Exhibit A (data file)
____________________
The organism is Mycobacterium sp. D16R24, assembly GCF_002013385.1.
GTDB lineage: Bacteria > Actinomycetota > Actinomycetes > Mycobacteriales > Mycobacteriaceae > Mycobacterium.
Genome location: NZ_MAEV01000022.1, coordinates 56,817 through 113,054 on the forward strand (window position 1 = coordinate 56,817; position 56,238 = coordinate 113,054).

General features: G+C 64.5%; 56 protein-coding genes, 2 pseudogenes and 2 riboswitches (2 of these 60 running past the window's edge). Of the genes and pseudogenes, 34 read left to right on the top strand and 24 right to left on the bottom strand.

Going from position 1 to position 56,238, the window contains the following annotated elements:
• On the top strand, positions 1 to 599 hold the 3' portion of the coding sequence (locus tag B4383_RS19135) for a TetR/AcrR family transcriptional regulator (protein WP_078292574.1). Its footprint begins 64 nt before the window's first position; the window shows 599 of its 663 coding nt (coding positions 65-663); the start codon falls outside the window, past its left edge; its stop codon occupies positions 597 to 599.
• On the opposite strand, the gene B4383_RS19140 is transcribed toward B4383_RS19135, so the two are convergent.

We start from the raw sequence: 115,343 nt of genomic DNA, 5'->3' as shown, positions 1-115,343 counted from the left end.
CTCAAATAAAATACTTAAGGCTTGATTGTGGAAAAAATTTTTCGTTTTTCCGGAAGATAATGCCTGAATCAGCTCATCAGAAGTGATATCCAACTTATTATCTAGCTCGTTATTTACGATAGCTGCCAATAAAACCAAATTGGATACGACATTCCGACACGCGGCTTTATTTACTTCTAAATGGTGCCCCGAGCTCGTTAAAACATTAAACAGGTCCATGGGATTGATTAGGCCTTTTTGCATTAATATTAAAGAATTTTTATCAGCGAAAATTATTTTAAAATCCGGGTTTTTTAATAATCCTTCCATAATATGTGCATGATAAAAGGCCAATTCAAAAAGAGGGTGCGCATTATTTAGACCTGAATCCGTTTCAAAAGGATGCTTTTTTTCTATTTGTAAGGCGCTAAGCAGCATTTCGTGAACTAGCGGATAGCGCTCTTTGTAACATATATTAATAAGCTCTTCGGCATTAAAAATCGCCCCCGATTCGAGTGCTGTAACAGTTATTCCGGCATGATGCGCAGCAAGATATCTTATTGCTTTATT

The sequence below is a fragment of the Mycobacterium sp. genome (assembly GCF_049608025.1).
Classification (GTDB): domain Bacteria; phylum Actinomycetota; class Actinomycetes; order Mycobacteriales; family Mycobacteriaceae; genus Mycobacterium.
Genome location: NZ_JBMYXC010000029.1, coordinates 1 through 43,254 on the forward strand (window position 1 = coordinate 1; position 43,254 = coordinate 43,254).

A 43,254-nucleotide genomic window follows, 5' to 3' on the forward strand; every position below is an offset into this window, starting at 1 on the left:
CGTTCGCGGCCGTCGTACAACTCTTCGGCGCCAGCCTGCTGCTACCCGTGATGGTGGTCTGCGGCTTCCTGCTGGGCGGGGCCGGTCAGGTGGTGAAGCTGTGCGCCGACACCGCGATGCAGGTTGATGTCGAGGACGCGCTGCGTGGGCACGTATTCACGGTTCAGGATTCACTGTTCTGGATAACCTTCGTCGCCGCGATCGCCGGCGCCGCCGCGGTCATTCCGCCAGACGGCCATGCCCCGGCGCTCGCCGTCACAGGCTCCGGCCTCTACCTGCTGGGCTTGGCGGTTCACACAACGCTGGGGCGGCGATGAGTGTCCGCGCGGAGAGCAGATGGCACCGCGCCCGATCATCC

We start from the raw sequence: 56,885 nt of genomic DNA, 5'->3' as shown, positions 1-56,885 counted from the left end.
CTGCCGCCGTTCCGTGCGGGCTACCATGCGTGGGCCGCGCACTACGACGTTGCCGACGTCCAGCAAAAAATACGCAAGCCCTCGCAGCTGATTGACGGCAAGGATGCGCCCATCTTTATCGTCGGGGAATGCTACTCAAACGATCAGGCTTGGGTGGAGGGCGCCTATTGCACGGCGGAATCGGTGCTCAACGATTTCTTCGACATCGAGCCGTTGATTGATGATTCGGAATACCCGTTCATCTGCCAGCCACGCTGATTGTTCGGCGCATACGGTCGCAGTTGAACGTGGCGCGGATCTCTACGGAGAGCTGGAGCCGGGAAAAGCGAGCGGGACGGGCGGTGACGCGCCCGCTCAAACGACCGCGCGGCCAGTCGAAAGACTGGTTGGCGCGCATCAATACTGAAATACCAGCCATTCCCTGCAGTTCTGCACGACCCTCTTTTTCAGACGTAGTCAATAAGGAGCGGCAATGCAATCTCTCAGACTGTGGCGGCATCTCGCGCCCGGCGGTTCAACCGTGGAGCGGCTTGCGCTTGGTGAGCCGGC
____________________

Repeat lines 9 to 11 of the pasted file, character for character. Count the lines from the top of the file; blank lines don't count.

CTCAAATAAAATACTTAAGGCTTGATTGTGGAAAAAATTTTTCGTTTTTCCGGAAGATAATGCCTGAATCAGCTCATCAGAAGTGATATCCAACTTATTATCTAGCTCGTTATTTACGATAGCTGCCAATAAAACCAAATTGGATACGACATTCCGACACGCGGCTTTATTTACTTCTAAATGGTGCCCCGAGCTCGTTAAAACATTAAACAGGTCCATGGGATTGATTAGGCCTTTTTGCATTAATATTAAAGAATTTTTATCAGCGAAAATTATTTTAAAATCCGGGTTTTTTAATAATCCTTCCATAATATGTGCATGATAAAAGGCCAATTCAAAAAGAGGGTGCGCATTATTTAGACCTGAATCCGTTTCAAAAGGATGCTTTTTTTCTATTTGTAAGGCGCTAAGCAGCATTTCGTGAACTAGCGGATAGCGCTCTTTGTAACATATATTAATAAGCTCTTCGGCATTAAAAATCGCCCCCGATTCGAGTGCTGTAACAGTTATTCCGGCATGATGCGCAGCAAGATATCTTATTGCTTTATT

The sequence below is a fragment of the Mycobacterium sp. genome (assembly GCF_049608025.1).
Classification (GTDB): domain Bacteria; phylum Actinomycetota; class Actinomycetes; order Mycobacteriales; family Mycobacteriaceae; genus Mycobacterium.